Co-worker , Boss and less time to settle down: On top of the poor induction (for junior management roles) , when the employee reaches the branch or work location he/she gets a very cold response. Why ? Because the attrition is so high , existing employees in the branch don’t want to invest in the new person. The boss is even worse. His first statement is “how much business are you going to close this week?” The new employee is demoralised and starts the new job search. Employers have to reverse this cycle. Unfortunately HR finds it difficult to enforce an induction code on line managers because ” business comes first”. Line managers and business heads have to understand that business is done by “people” and people are not “robots”. They come with feelings and want to be inducted in the system first.
The co-workers can make or break the confidence of a new employee. Very often the successful employees are very busy and the new entrant meets the losers in the first few days . The first question that is asked is ” how come you joined this company? Did you not find any other better company?” This disorients the new entrant. The boss wants results and productivity from “day one” . He/she is busy chasing difficult targets and has time only for the “winners” and hence has very limited time for new entrants. He/she has no time to create or build “winners”
Lack of a transparent performance management systems: Every employee expects that the performance criteria is explained properly , the targets are fixed realistically, the resources are made available, the performance is measured accurately and transparently and credits are assigned properly and finally the rewards are aligned to the performance, this rarely happens. Let me share an example. A few years ago we started a pilot program to bring in flexi time employees ( MBA students) for a very large telecom handset company. These employees worked only 20 hours a week – on week ends and in the night ( after college hours) to balance the peak load. After one year the program was suspended. The Reason? These flexi -employees were out performing the full time employee and the full time employees were stealing credit for the work done by the flexi employee.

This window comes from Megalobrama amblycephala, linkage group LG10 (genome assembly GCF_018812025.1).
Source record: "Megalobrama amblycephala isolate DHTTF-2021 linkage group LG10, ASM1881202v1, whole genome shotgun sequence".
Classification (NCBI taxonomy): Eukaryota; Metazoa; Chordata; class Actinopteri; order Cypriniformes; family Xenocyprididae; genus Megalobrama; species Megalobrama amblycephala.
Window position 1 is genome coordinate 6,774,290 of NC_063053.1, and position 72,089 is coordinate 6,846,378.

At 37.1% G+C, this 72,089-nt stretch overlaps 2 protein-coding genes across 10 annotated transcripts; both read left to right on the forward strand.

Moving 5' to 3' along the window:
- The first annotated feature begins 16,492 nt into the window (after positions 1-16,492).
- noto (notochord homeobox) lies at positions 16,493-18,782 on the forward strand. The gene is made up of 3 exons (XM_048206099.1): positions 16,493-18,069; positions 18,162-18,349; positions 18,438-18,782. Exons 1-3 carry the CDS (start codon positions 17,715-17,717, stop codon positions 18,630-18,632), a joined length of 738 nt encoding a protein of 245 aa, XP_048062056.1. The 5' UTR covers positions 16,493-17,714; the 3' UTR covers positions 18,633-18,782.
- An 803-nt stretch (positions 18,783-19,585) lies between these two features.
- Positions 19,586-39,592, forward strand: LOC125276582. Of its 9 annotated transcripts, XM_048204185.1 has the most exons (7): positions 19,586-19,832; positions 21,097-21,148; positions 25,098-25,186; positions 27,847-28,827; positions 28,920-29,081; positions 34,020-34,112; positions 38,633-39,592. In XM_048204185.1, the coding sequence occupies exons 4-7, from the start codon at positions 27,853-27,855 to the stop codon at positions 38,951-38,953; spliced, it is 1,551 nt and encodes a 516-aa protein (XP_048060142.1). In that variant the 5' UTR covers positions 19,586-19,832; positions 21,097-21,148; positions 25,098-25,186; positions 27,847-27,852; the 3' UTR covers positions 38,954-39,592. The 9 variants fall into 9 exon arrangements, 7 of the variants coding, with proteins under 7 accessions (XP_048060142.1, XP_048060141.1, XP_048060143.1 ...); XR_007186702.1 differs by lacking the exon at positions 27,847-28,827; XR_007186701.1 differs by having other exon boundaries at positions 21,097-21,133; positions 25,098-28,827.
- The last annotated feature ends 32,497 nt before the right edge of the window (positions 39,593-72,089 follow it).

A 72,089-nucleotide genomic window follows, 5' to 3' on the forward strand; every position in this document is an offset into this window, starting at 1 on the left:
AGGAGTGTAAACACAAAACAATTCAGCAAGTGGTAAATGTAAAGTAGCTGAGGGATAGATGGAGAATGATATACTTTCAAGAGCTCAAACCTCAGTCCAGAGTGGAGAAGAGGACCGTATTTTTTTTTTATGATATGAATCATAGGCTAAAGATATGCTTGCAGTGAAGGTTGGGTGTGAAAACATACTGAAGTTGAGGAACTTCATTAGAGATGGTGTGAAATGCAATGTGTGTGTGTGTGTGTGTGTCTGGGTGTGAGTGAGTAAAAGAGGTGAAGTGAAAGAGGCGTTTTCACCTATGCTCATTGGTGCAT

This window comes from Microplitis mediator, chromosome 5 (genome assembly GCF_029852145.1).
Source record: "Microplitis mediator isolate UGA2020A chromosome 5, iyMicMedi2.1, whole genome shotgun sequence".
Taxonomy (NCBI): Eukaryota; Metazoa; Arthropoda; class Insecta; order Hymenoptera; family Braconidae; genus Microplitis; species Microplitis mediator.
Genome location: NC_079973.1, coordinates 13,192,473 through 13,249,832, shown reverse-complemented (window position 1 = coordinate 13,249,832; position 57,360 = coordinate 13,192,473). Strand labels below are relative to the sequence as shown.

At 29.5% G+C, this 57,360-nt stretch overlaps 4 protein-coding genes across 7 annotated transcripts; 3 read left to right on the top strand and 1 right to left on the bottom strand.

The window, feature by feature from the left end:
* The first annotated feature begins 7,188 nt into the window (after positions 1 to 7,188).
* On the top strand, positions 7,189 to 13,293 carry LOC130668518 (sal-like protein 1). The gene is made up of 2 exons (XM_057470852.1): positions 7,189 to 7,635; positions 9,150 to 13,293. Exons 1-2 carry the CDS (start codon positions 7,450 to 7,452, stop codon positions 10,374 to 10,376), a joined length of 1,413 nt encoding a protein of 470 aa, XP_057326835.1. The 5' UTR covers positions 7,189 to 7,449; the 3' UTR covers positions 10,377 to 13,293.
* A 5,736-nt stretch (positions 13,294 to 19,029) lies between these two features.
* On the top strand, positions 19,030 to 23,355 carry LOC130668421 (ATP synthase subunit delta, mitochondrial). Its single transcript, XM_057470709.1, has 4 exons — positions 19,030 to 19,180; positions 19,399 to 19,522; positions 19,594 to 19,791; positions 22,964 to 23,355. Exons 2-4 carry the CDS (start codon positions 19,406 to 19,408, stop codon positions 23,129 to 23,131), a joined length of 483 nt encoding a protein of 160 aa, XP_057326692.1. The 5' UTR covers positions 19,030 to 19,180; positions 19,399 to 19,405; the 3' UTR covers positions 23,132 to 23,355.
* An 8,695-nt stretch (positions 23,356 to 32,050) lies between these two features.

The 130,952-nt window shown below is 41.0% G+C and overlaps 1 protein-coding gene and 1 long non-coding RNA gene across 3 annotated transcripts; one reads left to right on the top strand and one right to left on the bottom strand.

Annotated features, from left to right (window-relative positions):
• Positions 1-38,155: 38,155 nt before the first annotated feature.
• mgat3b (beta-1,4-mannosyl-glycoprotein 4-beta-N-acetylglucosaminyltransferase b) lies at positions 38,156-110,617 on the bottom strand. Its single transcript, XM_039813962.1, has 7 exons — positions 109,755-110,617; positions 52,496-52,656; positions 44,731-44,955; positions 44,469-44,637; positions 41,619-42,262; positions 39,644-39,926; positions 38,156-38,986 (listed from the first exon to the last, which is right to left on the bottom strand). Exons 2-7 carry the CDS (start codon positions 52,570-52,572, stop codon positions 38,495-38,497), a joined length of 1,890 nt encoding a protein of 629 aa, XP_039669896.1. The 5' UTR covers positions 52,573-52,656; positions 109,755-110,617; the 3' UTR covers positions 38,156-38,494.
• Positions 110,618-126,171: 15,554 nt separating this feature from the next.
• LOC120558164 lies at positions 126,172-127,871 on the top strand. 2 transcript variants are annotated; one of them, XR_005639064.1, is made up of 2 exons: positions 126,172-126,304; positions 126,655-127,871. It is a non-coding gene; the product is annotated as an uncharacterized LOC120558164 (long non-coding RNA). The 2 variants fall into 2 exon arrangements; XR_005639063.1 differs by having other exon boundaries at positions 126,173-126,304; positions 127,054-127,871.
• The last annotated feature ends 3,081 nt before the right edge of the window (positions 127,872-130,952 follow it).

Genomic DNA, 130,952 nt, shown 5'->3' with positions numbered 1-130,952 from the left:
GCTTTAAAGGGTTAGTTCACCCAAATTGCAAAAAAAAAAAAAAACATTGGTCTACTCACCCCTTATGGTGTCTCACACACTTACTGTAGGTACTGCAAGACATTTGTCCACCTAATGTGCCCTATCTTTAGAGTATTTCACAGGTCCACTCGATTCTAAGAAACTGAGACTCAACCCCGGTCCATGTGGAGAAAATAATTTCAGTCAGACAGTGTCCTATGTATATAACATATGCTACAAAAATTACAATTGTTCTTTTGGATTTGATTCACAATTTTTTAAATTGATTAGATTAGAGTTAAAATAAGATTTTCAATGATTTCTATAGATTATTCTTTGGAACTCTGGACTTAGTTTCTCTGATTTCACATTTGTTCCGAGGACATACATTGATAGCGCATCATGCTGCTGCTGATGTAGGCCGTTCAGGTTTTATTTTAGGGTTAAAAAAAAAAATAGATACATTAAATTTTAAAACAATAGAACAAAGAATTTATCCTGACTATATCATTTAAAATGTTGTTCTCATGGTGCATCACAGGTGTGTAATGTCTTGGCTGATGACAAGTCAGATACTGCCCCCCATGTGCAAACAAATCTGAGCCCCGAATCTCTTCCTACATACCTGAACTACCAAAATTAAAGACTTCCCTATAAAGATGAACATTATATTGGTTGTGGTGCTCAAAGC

Lastly, how important is compensation in retention?
In my mind employees come into the company after negotiating their salary or after being told what the compensation is. The offer letter is often explicit. So when does compensation become a factor. When does an employee feels that his/her compensation is “unfair”? When the employee realises after joining that his colleagues are paid better. Or when a new employee is hired on a higher pay or during a compensation review he/she feels that lower achievers were rewarded more. It is my staunch belief that compensation data in a team should be transparent and this may solve many of the problems . A transparent system puts a lot of pressure on the HR and the boss but it is the way to go. Despite all the transparency, if employees leave for better pay, it is ok as long as they leave after adequate stay in the organisation. Many companies including TMI are not the best pay masters but attract talent because of the learning that they get and this learning gets them a better pay at the “exit”. In my view employees are willing to work in a low pay master company as long as it is fair vis-a vis other employees and the higher pay they get from the next employer when they exit more that compensates for the lower pay.